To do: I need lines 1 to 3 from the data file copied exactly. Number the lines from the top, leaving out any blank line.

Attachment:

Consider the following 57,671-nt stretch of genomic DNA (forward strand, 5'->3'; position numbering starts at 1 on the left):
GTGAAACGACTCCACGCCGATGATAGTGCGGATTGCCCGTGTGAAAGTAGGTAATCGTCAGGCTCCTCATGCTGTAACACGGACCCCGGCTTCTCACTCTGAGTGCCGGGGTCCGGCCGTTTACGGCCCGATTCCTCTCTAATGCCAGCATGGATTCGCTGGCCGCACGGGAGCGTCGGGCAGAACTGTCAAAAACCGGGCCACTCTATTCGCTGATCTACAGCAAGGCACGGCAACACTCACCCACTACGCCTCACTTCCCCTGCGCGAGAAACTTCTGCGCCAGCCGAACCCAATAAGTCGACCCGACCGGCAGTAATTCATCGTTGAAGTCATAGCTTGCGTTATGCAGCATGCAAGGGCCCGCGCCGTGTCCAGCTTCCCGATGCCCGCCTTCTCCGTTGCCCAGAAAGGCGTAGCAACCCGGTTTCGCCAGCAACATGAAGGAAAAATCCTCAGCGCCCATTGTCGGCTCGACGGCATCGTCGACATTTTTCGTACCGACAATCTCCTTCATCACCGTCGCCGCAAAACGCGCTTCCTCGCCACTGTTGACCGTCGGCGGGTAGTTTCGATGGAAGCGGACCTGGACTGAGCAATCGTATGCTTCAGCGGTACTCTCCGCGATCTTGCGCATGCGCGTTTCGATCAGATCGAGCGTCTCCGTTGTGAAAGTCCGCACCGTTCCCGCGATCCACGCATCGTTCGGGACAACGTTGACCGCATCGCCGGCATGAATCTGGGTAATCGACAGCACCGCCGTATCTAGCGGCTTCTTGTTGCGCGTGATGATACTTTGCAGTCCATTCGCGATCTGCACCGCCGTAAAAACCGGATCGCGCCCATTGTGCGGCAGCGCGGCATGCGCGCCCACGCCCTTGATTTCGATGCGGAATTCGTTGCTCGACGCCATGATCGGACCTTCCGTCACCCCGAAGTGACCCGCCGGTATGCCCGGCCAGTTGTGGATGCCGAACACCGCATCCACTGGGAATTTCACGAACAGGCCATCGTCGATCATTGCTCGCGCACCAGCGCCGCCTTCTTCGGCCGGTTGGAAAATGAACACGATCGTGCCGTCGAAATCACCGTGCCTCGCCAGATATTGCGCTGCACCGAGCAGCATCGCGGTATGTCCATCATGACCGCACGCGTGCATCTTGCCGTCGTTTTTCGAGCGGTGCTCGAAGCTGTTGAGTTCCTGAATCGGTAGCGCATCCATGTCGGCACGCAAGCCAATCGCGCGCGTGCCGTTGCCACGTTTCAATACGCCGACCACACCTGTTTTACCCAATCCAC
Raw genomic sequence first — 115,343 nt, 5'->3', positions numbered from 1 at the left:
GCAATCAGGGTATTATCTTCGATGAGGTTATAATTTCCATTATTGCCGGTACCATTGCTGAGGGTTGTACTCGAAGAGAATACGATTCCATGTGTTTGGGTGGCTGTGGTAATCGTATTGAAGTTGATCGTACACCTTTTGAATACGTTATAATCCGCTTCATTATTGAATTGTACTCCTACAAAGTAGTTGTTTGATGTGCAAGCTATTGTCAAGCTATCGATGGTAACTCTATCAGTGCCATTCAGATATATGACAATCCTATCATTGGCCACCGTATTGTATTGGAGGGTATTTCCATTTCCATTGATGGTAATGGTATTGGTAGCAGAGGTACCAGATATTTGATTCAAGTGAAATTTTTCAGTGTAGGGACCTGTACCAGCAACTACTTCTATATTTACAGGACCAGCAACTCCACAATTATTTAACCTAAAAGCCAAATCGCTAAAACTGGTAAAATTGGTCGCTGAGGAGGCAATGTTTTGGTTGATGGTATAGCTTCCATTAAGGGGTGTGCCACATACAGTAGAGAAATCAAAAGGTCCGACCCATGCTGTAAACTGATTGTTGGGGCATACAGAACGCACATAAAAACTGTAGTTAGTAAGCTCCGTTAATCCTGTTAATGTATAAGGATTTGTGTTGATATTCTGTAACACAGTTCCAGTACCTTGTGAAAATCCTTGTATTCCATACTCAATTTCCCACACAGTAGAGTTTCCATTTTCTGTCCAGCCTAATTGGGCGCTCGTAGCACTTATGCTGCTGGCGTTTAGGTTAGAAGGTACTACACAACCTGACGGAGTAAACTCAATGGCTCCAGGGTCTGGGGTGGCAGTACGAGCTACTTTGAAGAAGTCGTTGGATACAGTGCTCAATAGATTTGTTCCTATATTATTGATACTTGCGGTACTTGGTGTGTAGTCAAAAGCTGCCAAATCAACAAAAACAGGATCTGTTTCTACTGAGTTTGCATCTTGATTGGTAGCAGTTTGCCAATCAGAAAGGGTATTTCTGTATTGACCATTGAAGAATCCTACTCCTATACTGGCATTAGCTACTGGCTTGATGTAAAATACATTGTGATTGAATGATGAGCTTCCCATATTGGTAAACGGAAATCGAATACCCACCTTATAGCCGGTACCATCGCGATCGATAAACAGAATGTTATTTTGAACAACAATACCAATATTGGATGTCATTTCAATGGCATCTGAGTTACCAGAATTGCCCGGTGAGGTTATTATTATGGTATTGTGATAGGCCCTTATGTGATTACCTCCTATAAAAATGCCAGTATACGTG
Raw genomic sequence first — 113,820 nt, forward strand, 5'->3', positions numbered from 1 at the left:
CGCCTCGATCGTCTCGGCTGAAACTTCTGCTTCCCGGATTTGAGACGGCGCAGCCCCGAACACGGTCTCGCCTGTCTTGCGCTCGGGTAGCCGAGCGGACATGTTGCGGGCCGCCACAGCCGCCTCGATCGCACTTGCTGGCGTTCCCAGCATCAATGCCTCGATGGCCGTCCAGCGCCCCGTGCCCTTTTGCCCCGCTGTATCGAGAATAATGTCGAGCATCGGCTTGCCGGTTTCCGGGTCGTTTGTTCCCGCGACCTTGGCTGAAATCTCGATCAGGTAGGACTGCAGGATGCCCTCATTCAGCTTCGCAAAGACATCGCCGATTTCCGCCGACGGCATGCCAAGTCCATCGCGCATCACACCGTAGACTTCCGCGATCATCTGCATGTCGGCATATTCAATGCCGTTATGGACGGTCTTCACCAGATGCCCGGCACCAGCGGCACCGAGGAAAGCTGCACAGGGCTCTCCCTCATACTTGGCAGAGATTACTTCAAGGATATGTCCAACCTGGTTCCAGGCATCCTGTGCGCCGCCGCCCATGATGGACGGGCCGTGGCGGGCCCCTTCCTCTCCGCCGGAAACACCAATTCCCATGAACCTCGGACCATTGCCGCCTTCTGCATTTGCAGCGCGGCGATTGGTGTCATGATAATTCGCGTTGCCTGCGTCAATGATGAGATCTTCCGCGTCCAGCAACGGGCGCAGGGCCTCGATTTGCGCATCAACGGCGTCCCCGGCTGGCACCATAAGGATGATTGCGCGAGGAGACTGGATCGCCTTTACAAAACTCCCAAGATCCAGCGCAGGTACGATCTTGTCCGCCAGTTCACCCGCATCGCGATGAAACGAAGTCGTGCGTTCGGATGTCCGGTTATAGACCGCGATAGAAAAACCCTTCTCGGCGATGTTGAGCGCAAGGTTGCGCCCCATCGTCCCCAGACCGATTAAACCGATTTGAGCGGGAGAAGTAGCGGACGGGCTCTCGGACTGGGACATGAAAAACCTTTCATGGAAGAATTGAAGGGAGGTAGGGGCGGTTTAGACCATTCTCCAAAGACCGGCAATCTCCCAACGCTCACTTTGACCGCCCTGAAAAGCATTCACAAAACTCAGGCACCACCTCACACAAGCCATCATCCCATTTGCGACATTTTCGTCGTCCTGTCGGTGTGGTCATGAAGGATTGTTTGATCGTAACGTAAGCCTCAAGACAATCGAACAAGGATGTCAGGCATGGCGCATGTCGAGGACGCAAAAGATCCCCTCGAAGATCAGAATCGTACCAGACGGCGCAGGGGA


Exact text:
Consider the following 57,671-nt stretch of genomic DNA (forward strand, 5'->3'; position numbering starts at 1 on the left):
GTGAAACGACTCCACGCCGATGATAGTGCGGATTGCCCGTGTGAAAGTAGGTAATCGTCAGGCTCCTCATGCTGTAACACGGACCCCGGCTTCTCACTCTGAGTGCCGGGGTCCGGCCGTTTACGGCCCGATTCCTCTCTAATGCCAGCATGGATTCGCTGGCCGCACGGGAGCGTCGGGCAGAACTGTCAAAAACCGGGCCACTCTATTCGCTGATCTACAGCAAGGCACGGCAACACTCACCCACTACGCCTCACTTCCCCTGCGCGAGAAACTTCTGCGCCAGCCGAACCCAATAAGTCGACCCGACCGGCAGTAATTCATCGTTGAAGTCATAGCTTGCGTTATGCAGCATGCAAGGGCCCGCGCCGTGTCCAGCTTCCCGATGCCCGCCTTCTCCGTTGCCCAGAAAGGCGTAGCAACCCGGTTTCGCCAGCAACATGAAGGAAAAATCCTCAGCGCCCATTGTCGGCTCGACGGCATCGTCGACATTTTTCGTACCGACAATCTCCTTCATCACCGTCGCCGCAAAACGCGCTTCCTCGCCACTGTTGACCGTCGGCGGGTAGTTTCGATGGAAGCGGACCTGGACTGAGCAATCGTATGCTTCAGCGGTACTCTCCGCGATCTTGCGCATGCGCGTTTCGATCAGATCGAGCGTCTCCGTTGTGAAAGTCCGCACCGTTCCCGCGATCCACGCATCGTTCGGGACAACGTTGACCGCATCGCCGGCATGAATCTGGGTAATCGACAGCACCGCCGTATCTAGCGGCTTCTTGTTGCGCGTGATGATACTTTGCAGTCCATTCGCGATCTGCACCGCCGTAAAAACCGGATCGCGCCCATTGTGCGGCAGCGCGGCATGCGCGCCCACGCCCTTGATTTCGATGCGGAATTCGTTGCTCGACGCCATGATCGGACCTTCCGTCACCCCGAAGTGACCCGCCGGTATGCCCGGCCAGTTGTGGATGCCGAACACCGCATCCACTGGGAATTTCACGAACAGGCCATCGTCGATCATTGCTCGCGCACCAGCGCCGCCTTCTTCGGCCGGTTGGAAAATGAACACGATCGTGCCGTCGAAATCACCGTGCCTCGCCAGATATTGCGCTGCACCGAGCAGCATCGCGGTATGTCCATCATGACCGCACGCGTGCATCTTGCCGTCGTTTTTCGAGCGGTGCTCGAAGCTGTTGAGTTCCTGAATCGGTAGCGCATCCATGTCGGCACGCAAGCCAATCGCGCGCGTGCCGTTGCCACGTTTCAATACGCCGACCACACCTGTTTTACCCAATCCAC
Raw genomic sequence first — 115,343 nt, 5'->3', positions numbered from 1 at the left: